Climate Change Adaptability and Mitigation with Conservation Agriculture
by Emilio J. González-Sanchez
The contribution of the agricultural sector to climate change is gaining visibility, leading to increasing interest in learning how agriculture can mitigate greenhouse gas (GHG) emissions. Conventional agriculture based on soil tillage has driven numerous well-known environmental problems. It is a net GHG emitter and vulnerable to climate change. Conversely, Conservation Agriculture (CA) helps mitigate and adapt to climate change. CA reduces GHG concentration in the atmosphere in two ways. Firstly, the changes introduced by CA increase the carbon in the soil, reducing its emissions. Secondly, the drastic reduction or avoidance of mechanical soil disturbance, along with no mechanical alteration of the soil, leads to reduction of the CO2 emissions due to energy saving and lower fuel consumption along with the reduction of the mineralization processes of organic matter. CA is a good strategy not only to mitigate climate change, but also to adapt agricultural ecosystems to its effects, by increasing crop resilience in the face of climatic variation. With CA systems, soil erosion is also reduced, and the quality and fertility of the soil is improved, allowing the crop to access more water in dry periods. CA can reverse agriculture’s field performance from that of a net GHG emitter to a GHG mitigator. It provides an alternative paradigm to the status quo of agriculture based on soil tillage, which is unacceptable from a climate point of view.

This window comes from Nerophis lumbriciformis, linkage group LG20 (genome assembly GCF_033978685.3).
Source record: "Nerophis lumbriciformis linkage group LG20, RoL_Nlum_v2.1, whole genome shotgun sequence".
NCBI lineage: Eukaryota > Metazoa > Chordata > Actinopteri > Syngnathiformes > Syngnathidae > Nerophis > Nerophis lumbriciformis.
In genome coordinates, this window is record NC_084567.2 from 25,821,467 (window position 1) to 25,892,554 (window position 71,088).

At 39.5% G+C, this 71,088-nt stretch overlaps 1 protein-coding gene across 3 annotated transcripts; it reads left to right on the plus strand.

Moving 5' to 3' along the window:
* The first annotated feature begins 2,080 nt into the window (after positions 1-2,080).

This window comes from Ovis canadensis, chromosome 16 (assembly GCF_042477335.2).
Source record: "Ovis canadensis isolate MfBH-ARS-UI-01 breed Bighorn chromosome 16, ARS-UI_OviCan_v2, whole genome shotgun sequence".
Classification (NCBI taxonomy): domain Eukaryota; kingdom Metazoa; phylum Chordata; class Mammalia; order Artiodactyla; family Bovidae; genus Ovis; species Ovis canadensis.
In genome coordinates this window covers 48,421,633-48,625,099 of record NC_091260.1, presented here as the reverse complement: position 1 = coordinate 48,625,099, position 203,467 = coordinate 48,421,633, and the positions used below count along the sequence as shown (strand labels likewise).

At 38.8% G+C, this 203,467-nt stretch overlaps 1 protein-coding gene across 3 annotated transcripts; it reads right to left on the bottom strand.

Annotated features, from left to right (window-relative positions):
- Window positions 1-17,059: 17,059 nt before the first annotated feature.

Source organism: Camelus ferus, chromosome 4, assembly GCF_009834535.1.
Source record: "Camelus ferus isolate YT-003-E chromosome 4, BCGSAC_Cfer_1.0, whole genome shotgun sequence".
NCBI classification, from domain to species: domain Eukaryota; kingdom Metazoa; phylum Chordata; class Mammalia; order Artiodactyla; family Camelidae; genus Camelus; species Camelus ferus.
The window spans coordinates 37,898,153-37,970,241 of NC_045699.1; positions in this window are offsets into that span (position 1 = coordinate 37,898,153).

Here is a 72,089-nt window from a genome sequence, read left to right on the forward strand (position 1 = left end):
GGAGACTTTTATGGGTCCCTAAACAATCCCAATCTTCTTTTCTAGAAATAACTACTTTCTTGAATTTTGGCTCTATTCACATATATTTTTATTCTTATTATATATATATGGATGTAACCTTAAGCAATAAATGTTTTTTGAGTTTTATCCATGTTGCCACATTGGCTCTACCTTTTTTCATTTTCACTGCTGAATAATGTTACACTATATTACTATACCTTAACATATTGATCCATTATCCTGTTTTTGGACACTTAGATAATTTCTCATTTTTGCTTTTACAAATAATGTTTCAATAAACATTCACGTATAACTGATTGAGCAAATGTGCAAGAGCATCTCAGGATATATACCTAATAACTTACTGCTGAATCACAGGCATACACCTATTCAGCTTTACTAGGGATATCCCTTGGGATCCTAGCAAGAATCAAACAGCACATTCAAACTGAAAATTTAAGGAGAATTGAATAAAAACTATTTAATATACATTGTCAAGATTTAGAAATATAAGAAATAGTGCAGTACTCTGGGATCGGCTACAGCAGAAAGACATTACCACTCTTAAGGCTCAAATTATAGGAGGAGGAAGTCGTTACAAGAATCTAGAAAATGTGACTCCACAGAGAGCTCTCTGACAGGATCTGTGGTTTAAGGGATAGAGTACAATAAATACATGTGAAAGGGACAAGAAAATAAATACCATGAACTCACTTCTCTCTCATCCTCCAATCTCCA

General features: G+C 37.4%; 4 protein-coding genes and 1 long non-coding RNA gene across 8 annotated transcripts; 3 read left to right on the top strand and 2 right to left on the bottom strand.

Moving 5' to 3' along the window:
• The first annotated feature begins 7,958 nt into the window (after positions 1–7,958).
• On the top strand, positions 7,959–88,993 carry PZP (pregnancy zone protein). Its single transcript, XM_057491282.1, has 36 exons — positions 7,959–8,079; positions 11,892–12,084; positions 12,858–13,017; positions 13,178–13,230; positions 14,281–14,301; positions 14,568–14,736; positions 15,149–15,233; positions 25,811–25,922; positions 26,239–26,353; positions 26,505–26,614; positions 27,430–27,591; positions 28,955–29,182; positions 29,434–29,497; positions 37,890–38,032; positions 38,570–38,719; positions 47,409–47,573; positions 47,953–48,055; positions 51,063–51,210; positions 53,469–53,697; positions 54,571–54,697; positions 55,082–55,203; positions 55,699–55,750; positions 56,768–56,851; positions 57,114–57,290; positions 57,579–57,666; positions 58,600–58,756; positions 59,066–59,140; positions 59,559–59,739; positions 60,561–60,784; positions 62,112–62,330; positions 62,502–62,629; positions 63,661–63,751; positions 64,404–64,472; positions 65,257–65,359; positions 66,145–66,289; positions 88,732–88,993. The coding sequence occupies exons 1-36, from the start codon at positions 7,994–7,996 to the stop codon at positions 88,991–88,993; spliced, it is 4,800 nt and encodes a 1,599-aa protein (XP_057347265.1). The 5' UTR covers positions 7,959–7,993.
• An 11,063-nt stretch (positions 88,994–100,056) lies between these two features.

Soil tillage, poor soil health management and lack of crop diversity are the main reasons why conventional agriculture is a net emitter of greenhouse gases (GHG). The contribution of the agricultural sector to climate change is gaining more and more visibility leading to increasing interest in learning how agriculture can mitigate GHG emissions. Agricultural soils are able to mitigate and adapt to climate change (Lal et al., 2011; González-Sánchez et al., 2017). The key to doing this is in the way that soil organic carbon is managed. For climate change mitigation, reducing carbon oxidation processes by diminishing the intensity of tillage is needed to increase soil organic matter (Nelson et al., 2009; FAO 2019; González-Sánchez et al., 2012). Indeed, many authors agree that soil disturbance by tillage is one of the main causes of organic carbon losses in the soil (Balesdent et al., 1990, Six et al., 2004; Olson et al., 2005). Reicosky (2011) argues that intensive agriculture has contributed to the loss of between 30% and 50% of soil organic carbon in the last two decades of the 20th century.
CA is a holistic approach to sustainability which comprises the practical application of three interlinked principles, namely: no or minimum mechanical soil disturbance, biomass mulch soil cover and crop species diversification, in conjunction with other complementary good agricultural practices of integrated crop and production management (Kassam et al., 2019). CA mitigates climate change and also favours the adaptation of agricultural ecosystems to the negative effects of climate change by increasing crop resilience, efficiency and productivity (Lal et al., 2010; Kassam et al., 2013; González-Sánchez et al., 2017).